Overall, the 7T Pro preserves detail well under most tested conditions. In bright outdoor lighting, the 7T Pro’s detail rendering is slightly improved over the 7 Pro. Noise is generally well controlled, although occasional processing glitches appear to introduce noise unevenly into areas of sky.
In low light, the older 7 Pro actually preserves detail more effectively than the 7T Pro, despite the fact that fine-grained noise remains visible in the 7T’s output.
Autofocus performance was excellent under all tested lighting conditions. The 7T Pro’s PDAF was extremely accurate, with the exception of some focus misses noted when testing the tele module indoors. Lab performance was uniformly fast and accurate. At the lowest tested light level of 20 lux, shutter lag was negative, with the phone’s continuous buffer saving an image that was actually captured an instant before the shutter was triggered (behavior different from the already snappy 7 Pro).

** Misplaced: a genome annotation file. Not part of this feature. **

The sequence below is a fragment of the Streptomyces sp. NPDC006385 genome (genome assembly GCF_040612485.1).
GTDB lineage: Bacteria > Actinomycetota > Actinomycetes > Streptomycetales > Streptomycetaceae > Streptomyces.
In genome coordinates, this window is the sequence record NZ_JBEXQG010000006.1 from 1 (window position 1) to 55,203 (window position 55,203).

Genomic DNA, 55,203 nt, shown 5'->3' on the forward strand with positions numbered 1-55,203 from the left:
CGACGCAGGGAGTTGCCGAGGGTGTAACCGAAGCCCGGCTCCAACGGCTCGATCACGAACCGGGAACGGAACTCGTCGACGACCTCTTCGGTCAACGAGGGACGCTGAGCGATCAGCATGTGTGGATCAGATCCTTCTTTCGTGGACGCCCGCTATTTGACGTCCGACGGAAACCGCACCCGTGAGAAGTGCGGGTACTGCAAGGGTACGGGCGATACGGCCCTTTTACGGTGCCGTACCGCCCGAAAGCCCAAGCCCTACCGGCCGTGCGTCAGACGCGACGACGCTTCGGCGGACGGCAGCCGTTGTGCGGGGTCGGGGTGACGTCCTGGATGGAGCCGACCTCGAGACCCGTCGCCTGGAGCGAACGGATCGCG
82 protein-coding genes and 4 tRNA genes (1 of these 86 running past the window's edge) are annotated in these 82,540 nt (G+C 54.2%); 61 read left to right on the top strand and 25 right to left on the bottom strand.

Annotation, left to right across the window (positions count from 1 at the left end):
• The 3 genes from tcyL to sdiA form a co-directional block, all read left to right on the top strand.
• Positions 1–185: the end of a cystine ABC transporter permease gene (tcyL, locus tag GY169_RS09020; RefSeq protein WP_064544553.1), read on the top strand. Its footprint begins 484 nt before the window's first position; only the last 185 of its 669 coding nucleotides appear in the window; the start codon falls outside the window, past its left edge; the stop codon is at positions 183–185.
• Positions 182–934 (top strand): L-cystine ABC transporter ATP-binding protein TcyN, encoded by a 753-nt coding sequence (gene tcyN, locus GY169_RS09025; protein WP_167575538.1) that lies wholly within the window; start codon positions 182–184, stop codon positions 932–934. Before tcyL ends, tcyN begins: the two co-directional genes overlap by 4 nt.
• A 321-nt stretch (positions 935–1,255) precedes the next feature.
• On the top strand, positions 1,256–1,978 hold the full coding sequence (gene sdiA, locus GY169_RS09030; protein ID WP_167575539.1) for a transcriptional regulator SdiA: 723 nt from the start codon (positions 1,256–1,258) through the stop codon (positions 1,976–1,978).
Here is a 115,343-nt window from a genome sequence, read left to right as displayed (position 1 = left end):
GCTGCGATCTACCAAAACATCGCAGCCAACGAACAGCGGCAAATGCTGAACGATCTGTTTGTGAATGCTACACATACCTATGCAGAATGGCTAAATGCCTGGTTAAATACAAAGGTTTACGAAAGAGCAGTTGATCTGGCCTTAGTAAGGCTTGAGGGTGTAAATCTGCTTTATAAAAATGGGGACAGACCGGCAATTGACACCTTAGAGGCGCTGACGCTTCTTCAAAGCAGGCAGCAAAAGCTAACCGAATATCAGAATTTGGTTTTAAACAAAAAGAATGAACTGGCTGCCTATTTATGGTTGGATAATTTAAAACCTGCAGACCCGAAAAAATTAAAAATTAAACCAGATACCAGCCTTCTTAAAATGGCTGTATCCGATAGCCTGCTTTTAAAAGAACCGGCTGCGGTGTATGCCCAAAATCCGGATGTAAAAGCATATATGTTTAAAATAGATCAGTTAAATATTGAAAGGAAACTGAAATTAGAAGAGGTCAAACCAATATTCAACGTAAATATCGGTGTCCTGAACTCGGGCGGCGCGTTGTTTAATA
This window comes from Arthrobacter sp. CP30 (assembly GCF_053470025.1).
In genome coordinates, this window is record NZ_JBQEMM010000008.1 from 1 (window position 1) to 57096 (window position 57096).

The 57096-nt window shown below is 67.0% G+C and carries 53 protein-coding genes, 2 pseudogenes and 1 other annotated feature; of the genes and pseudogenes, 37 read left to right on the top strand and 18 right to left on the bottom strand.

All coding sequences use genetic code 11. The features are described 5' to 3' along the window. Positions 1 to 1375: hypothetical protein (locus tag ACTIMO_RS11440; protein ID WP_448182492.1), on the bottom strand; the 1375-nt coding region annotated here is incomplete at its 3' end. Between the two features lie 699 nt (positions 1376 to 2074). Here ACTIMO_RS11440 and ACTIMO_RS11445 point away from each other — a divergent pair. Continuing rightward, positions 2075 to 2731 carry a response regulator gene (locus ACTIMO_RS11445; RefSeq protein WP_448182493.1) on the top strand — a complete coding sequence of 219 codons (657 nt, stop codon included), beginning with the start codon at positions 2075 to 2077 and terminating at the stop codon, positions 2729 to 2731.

Part of assessing image quality is quantifying artifacts arising from computational photography glitches and the limits of the camera module’s optical design. The 7T Pro’s Artifact score of 84 is a strong performance, in line with some of the best-rated phones in our database (the 7 Pro achieved the same score). Still, it can exhibit some ghosting when it merges multiple frames. Fusion artifacts can be an issue, and images show ringing around high-contrast boundaries.
According to the official specs, the 7T comes with a 13mm-equivalent ultra-wide camera, but our test team measured an actual value of 17.4mm (probably due to distortion correction), which means the field of view is slightly narrower than on some competitors. Still, the OnePlus achieved a respectable score of 31 in the Wide category. Target exposure was accurate and colors were good, albeit with the slight tendency towards yellow mentioned earlier. As is generally the case with ultra-wide modules, quality takes a hit towards the edges of the frame: sharpness drops and noise increases, and color fringing is sometimes noticeable.